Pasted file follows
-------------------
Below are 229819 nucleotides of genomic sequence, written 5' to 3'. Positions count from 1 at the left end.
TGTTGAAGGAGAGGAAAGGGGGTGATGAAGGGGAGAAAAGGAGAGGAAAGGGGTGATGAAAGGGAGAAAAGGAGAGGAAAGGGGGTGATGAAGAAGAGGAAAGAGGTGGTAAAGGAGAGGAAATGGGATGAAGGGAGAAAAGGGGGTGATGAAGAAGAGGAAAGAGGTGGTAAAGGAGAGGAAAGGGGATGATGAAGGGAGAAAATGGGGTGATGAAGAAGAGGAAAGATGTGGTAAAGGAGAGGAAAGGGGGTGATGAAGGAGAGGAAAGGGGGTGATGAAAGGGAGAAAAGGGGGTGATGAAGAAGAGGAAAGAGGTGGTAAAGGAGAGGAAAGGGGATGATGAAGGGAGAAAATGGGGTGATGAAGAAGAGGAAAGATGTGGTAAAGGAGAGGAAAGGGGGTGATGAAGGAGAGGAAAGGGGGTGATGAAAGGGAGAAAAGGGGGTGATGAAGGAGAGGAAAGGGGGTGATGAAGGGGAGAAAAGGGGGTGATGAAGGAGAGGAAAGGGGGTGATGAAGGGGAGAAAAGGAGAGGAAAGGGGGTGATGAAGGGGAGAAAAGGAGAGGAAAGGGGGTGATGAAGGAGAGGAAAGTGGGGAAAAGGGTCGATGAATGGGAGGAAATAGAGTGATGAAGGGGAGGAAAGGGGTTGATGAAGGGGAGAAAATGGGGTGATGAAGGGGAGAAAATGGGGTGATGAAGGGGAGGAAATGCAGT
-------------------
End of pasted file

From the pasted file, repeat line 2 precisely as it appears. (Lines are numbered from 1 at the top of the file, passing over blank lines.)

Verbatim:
TGTTGAAGGAGAGGAAAGGGGGTGATGAAGGGGAGAAAAGGAGAGGAAAGGGGTGATGAAAGGGAGAAAAGGAGAGGAAAGGGGGTGATGAAGAAGAGGAAAGAGGTGGTAAAGGAGAGGAAATGGGATGAAGGGAGAAAAGGGGGTGATGAAGAAGAGGAAAGAGGTGGTAAAGGAGAGGAAAGGGGATGATGAAGGGAGAAAATGGGGTGATGAAGAAGAGGAAAGATGTGGTAAAGGAGAGGAAAGGGGGTGATGAAGGAGAGGAAAGGGGGTGATGAAAGGGAGAAAAGGGGGTGATGAAGAAGAGGAAAGAGGTGGTAAAGGAGAGGAAAGGGGATGATGAAGGGAGAAAATGGGGTGATGAAGAAGAGGAAAGATGTGGTAAAGGAGAGGAAAGGGGGTGATGAAGGAGAGGAAAGGGGGTGATGAAAGGGAGAAAAGGGGGTGATGAAGGAGAGGAAAGGGGGTGATGAAGGGGAGAAAAGGGGGTGATGAAGGAGAGGAAAGGGGGTGATGAAGGGGAGAAAAGGAGAGGAAAGGGGGTGATGAAGGGGAGAAAAGGAGAGGAAAGGGGGTGATGAAGGAGAGGAAAGTGGGGAAAAGGGTCGATGAATGGGAGGAAATAGAGTGATGAAGGGGAGGAAAGGGGTTGATGAAGGGGAGAAAATGGGGTGATGAAGGGGAGAAAATGGGGTGATGAAGGGGAGGAAATGCAGT